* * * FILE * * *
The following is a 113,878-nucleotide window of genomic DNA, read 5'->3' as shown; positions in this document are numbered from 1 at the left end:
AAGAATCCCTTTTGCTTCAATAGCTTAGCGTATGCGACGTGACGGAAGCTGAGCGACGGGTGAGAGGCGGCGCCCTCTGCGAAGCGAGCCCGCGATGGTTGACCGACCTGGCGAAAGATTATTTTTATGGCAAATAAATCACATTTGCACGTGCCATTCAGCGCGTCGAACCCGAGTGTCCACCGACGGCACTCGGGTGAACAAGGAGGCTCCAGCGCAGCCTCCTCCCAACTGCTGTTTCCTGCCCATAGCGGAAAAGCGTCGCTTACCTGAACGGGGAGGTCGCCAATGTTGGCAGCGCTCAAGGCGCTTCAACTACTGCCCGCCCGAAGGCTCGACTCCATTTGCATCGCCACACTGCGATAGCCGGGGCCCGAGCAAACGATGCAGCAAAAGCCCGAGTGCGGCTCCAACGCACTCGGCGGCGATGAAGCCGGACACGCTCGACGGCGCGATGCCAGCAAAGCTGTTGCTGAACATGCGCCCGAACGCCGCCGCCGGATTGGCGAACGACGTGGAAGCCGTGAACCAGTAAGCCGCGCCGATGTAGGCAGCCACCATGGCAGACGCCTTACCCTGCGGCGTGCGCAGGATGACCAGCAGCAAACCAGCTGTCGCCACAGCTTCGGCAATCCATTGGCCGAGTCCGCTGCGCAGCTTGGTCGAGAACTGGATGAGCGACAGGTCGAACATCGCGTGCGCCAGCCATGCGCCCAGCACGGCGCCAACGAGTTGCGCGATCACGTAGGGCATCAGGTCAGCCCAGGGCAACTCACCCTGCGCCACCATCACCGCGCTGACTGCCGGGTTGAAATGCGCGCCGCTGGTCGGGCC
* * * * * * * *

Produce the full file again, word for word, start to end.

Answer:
The following is a 113,878-nucleotide window of genomic DNA, read 5'->3' as shown; positions in this document are numbered from 1 at the left end:
AAGAATCCCTTTTGCTTCAATAGCTTAGCGTATGCGACGTGACGGAAGCTGAGCGACGGGTGAGAGGCGGCGCCCTCTGCGAAGCGAGCCCGCGATGGTTGACCGACCTGGCGAAAGATTATTTTTATGGCAAATAAATCACATTTGCACGTGCCATTCAGCGCGTCGAACCCGAGTGTCCACCGACGGCACTCGGGTGAACAAGGAGGCTCCAGCGCAGCCTCCTCCCAACTGCTGTTTCCTGCCCATAGCGGAAAAGCGTCGCTTACCTGAACGGGGAGGTCGCCAATGTTGGCAGCGCTCAAGGCGCTTCAACTACTGCCCGCCCGAAGGCTCGACTCCATTTGCATCGCCACACTGCGATAGCCGGGGCCCGAGCAAACGATGCAGCAAAAGCCCGAGTGCGGCTCCAACGCACTCGGCGGCGATGAAGCCGGACACGCTCGACGGCGCGATGCCAGCAAAGCTGTTGCTGAACATGCGCCCGAACGCCGCCGCCGGATTGGCGAACGACGTGGAAGCCGTGAACCAGTAAGCCGCGCCGATGTAGGCAGCCACCATGGCAGACGCCTTACCCTGCGGCGTGCGCAGGATGACCAGCAGCAAACCAGCTGTCGCCACAGCTTCGGCAATCCATTGGCCGAGTCCGCTGCGCAGCTTGGTCGAGAACTGGATGAGCGACAGGTCGAACATCGCGTGCGCCAGCCATGCGCCCAGCACGGCGCCAACGAGTTGCGCGATCACGTAGGGCATCAGGTCAGCCCAGGGCAACTCACCCTGCGCCACCATCACCGCGCTGACTGCCGGGTTGAAATGCGCGCCGCTGGTCGGGCC